make sense????yes!
good luck,
Matt
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  #10  
Old 02-03-2009, 07:32 AM
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evaldart evaldart is offline
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Re: Best way to fully insure yourself?

Iowa, Thats a lotta pain-in-the-ass paper shuffling if you plan to get commissions regualarly. I just carry a standard policy, not uinlike the kind any contractor would carry. Had it 15 years. Covers everything. And I'm not even incorporated anymore. Pretty cheap too. And the highwire work is high risk all round...for me and everyone else at the bottom. No matter. Easy, cheap and secure policies are quite available.
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  #11  
Old 02-03-2009, 10:02 AM
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tonofelephant tonofelephant is offline
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Re: Best way to fully insure yourself?

Iowa,

Even doing it your way, you can still get sued personally as well as corporately. If you performed this ruse more than once and then got sued, the lawyer is smart enough to see a pattern and sue your d's right off you (he already got your pants).

Evald is right though, reincorparating then deincorporateing would be a horrendous accounting, and legal quagmire.

Just get a regular commercial policy and get to work. Besides, aren't we supposed to be doing sculpture, not worying about litigation?

Carl
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  #12  
Old 02-03-2009, 02:51 PM
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iowasculptor iowasculptor is offline
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Re: Best way to fully insure yourself?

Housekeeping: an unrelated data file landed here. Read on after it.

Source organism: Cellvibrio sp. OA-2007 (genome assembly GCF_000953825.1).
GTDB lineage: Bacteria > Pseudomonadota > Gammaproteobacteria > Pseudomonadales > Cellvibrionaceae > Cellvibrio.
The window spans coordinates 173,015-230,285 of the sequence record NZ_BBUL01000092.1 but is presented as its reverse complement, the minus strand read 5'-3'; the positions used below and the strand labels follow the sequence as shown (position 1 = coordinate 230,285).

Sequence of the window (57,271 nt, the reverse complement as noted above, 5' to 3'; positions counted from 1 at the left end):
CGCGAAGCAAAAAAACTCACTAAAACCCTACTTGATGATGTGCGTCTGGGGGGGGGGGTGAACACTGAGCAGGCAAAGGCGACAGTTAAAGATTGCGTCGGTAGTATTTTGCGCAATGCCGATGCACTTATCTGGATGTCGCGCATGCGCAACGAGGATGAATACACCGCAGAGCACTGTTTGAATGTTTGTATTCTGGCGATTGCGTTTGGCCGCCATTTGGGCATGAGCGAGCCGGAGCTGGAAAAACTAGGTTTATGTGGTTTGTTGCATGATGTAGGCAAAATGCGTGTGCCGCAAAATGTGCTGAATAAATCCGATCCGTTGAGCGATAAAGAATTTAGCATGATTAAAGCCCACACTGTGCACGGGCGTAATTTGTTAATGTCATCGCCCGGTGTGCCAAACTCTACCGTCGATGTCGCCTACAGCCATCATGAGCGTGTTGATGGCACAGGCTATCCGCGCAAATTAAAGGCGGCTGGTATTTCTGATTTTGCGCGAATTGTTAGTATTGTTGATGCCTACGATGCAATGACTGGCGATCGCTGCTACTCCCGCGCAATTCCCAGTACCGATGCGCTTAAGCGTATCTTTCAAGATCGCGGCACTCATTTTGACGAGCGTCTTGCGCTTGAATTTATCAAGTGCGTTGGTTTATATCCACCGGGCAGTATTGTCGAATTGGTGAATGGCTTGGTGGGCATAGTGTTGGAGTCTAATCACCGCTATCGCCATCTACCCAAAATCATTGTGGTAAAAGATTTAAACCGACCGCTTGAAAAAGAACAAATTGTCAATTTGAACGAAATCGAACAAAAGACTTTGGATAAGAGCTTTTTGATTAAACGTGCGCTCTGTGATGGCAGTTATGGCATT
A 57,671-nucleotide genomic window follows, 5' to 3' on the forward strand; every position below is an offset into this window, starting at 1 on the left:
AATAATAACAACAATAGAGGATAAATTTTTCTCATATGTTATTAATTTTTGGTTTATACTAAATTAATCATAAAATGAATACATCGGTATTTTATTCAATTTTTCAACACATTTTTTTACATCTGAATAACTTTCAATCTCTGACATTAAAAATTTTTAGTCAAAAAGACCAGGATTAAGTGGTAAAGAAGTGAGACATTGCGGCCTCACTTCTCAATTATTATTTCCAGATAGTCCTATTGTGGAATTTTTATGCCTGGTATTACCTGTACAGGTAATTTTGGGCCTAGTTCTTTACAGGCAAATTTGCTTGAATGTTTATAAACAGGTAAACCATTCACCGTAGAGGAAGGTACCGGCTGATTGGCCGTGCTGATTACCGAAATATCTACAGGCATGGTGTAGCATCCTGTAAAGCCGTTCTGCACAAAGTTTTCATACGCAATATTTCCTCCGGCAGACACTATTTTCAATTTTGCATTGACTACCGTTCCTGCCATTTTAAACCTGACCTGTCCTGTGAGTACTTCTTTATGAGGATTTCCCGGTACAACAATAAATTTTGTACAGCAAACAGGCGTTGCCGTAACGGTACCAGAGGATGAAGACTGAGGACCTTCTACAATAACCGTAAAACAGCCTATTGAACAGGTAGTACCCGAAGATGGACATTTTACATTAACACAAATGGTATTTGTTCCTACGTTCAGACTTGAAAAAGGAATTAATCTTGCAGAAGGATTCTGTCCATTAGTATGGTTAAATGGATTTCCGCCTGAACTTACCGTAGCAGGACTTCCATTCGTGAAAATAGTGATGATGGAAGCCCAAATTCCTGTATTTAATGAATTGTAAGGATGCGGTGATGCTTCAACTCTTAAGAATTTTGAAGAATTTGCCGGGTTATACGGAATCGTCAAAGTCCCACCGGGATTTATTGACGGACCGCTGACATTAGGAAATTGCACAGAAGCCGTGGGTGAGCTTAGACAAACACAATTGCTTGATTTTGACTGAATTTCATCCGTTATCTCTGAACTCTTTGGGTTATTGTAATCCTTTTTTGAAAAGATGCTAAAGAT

I haven't personally done it, I have heard that people like christo, and richard serra do it for each project, but both of them have had deaths result from their works. I suppose if you were doing things that were on the scale that they work it would be par for course.
Matt
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  #13  
Old 02-03-2009, 10:22 PM
travelbud838 travelbud838 is offline
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Talking Re: Best way to fully insure yourself?

I am trying to get my commercial coverage going. But the funny thing is due to the nature of my "hobby" I got to speak with the insurance carrier's attorney. It seems they rarely get coverage requests for artists. Anyhow, I went over everything with this guy. From the mediums I use, the theme or style of my art, to the tools I use, to where it is made, how I transport it, how I display it, how I market it, advertise and so on. This guy did not miss a thing. My thoughts are they are looking for potential exclusions in any policy they might offer me.